...Karl Marx was influenced to establish his theory on alienation by his observations of the social, economic and political developments of the industrial revolution during the middle to late nineteenth century. His assertion was that newly founded industrial processes’, which were much different from imperial and feudal societies, isolated workers from their labor under the confines of the capitalism system. Because of the industrial revolution, many workers had to endure low wages, long hours and a substandard working environment under the exacting observation of profit driven owners. Alienation from Marx can be summarized into four different aspects: 1) the alienation of the worker from the product of his labor; 2) the alienation of the worker in the process of production; 3) the alienation of the worker from his creative self; and 4) the alienation of the worker from society (Hodsen & Sullivan, 2007). The worker no longer carries any connection to the product that they produce. Work is carried out in a monotonous and routine process where the worker is focused on a specialization of labor and they have little to no control over the disposition of the product. When a product is produced, he does not own it and only provides tangible goods for the capitalist to sell and make a profit. Products are not a conceived out of desire but rather as a means to an existence and consequently becomes a slave to the object. For Marx, the monotonous redundancy of this labor is......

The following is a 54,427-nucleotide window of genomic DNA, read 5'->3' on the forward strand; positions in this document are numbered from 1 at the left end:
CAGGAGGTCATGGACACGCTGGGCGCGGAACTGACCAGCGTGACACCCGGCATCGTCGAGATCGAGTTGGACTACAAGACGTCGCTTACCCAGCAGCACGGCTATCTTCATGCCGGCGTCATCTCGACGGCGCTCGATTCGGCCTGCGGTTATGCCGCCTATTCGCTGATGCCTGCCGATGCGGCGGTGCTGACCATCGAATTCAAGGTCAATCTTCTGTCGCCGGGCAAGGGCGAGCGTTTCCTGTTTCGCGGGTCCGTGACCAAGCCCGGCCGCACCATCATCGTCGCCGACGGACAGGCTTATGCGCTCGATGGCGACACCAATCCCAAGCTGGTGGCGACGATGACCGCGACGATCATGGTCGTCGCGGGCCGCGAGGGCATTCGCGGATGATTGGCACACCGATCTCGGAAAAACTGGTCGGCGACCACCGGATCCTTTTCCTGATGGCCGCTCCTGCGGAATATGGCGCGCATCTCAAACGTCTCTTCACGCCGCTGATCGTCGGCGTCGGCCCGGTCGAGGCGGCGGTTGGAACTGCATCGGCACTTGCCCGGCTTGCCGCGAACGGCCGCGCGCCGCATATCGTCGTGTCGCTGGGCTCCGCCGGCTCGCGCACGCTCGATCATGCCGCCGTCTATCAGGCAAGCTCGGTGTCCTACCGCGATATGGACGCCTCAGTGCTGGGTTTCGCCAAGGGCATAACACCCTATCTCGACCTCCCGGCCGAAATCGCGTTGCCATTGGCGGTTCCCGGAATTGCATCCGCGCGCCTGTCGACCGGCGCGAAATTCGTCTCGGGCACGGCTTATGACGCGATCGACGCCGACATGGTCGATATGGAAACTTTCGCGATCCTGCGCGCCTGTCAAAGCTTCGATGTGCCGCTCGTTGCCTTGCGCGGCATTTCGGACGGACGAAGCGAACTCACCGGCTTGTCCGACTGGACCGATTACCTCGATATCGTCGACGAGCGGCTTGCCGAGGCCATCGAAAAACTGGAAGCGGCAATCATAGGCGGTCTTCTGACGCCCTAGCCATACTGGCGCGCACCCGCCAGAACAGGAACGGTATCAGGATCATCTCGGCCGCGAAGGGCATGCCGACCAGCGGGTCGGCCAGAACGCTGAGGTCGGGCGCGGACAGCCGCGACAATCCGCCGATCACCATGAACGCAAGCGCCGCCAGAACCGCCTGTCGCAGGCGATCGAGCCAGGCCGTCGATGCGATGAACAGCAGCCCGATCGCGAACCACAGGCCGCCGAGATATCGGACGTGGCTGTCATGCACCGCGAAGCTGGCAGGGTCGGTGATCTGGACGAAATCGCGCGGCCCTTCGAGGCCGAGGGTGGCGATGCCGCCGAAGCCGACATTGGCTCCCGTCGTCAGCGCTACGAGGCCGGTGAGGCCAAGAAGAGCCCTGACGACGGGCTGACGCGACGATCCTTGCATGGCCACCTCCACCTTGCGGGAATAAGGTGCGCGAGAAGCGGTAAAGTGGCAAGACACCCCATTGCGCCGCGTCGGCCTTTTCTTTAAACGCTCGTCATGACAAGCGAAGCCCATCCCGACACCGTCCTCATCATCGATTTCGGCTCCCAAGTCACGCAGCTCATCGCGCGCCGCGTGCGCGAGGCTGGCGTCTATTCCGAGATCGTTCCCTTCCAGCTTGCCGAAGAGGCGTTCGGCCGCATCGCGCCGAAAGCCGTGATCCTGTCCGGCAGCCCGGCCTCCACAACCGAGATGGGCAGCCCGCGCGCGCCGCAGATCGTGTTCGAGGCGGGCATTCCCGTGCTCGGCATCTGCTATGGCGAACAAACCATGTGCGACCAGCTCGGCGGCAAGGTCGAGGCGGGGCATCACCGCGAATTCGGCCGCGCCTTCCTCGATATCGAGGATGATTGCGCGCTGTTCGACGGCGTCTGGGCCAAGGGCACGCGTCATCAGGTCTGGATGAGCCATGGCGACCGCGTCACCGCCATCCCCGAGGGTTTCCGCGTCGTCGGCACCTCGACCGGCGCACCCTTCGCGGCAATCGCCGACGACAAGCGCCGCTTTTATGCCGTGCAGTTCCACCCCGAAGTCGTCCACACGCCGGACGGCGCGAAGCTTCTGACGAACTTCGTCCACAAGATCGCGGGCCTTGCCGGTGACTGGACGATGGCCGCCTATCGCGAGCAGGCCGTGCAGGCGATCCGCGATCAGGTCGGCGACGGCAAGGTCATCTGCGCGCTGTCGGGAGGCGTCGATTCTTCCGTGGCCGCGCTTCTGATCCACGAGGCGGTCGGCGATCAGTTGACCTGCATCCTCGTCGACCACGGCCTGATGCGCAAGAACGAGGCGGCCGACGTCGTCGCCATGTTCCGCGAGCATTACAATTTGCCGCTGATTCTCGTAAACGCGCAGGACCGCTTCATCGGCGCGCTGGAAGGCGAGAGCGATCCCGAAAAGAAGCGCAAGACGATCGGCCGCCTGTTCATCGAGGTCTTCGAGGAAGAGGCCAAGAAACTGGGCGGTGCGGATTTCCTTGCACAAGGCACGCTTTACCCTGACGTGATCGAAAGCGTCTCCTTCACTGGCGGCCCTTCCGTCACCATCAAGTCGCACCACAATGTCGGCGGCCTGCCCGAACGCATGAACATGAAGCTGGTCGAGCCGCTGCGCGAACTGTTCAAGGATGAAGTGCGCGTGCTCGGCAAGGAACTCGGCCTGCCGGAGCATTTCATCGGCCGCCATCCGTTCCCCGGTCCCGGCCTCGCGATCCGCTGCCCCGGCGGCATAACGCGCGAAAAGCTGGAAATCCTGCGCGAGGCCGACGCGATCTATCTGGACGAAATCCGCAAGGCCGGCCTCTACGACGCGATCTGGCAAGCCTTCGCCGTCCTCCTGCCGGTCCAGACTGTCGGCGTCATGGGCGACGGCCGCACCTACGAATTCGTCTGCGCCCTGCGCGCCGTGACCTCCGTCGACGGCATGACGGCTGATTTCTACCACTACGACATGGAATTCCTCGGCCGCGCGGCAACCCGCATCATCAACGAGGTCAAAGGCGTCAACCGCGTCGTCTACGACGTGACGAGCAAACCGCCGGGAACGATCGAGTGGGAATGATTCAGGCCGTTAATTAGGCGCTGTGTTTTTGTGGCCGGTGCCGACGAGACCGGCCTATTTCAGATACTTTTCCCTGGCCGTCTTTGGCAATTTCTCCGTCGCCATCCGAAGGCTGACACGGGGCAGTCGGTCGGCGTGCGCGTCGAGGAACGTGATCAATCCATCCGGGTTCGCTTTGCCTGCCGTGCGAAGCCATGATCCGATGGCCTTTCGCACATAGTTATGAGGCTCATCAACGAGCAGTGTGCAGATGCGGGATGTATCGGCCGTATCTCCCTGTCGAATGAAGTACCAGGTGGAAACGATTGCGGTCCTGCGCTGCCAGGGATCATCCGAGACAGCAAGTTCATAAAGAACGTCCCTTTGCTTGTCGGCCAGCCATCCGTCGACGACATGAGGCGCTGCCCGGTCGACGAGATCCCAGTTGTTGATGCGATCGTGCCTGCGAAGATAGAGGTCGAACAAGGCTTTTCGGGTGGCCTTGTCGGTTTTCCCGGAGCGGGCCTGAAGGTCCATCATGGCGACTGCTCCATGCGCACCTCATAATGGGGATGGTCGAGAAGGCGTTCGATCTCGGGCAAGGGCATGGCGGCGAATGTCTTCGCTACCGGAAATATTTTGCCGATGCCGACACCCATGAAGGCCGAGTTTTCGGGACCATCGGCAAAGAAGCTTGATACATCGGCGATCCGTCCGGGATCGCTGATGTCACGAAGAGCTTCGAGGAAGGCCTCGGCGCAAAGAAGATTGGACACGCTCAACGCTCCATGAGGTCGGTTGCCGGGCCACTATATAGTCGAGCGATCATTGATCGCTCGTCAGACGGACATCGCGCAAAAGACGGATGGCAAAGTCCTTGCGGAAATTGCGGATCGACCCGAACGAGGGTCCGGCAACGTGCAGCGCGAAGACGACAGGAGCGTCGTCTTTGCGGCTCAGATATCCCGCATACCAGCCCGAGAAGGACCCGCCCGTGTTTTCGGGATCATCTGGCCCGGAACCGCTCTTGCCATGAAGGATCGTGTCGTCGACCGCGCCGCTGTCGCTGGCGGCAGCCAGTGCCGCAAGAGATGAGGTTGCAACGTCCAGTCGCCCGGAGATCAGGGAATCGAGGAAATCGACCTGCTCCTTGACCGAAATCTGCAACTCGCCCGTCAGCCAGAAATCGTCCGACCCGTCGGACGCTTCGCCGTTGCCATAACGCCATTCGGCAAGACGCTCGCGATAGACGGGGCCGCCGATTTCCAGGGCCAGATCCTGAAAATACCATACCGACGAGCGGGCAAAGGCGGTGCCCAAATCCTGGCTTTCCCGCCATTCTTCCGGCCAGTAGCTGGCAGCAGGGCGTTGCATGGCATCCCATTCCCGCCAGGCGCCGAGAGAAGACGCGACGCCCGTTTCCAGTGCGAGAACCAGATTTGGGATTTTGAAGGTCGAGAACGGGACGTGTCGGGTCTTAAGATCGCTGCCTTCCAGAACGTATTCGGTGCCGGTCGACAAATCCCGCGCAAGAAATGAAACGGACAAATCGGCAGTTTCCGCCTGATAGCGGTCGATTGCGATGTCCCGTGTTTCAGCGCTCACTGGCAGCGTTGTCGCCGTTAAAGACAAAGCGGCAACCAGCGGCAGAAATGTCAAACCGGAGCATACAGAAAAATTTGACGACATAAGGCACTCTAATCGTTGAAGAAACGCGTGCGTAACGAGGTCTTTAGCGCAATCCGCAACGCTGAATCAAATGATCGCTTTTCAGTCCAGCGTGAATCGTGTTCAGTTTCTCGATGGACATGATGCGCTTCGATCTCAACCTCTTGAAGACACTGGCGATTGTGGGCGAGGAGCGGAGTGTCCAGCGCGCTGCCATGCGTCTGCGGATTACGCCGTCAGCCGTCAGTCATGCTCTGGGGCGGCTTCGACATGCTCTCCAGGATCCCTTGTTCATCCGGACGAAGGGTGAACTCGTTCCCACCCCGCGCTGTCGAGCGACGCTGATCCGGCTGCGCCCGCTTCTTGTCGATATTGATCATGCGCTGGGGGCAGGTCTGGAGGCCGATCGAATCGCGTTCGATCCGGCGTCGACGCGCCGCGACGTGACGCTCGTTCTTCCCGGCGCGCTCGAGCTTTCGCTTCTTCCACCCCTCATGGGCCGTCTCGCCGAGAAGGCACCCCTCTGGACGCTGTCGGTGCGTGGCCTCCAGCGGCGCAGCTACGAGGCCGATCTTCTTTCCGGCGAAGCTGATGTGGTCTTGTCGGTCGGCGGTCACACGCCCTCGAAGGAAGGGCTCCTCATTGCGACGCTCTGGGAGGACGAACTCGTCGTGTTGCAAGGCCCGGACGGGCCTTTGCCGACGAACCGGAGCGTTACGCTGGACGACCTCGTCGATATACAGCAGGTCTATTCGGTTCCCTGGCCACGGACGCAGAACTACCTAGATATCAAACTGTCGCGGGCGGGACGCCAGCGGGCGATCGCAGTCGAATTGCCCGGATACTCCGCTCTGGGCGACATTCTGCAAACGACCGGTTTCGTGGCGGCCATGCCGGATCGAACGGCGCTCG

Words: 1138 - Pages: 5

Alienation of Man

...Alienation occurs when a worker feels his labor is external to him. He feels outside of himself while at work and feels as himself when outside of work. This means that the worker does not feel at home while at work, he feels disconnected. He only feels at home with himself when he is not at work. A worker becomes alienated from his labor and the commodity he is producing when he feels he has no say in the work process. As the worker puts more of himself into the commodity he is making, the more power the commodity begins to have over him. The commodity gains this power because it becoming more valuable, at the same time it is devaluing the worker. The worker puts so much of his time and effort into this commodity that he does not have enough left for himself at the end of the day. The less a worker has for himself, the more animal he becomes. Not only does the worker become more animalistic, there are other ways that a worker can become alienated. Karl Marx identified four aspects of estrangement that come from a worker being alienated. The first two forms deal with the labor process and the object itself. The latter two deal with the worker as a person and his relations. Marx identified the first type of estrangement as the worker being alienated from the work process. This type of alienation comes about when the worker feels he has no say in how his is able to or allowed to work. He is forced to work on his part of the object in a set time frame and is required to do...

Words: 574 - Pages: 3

Marx and Frued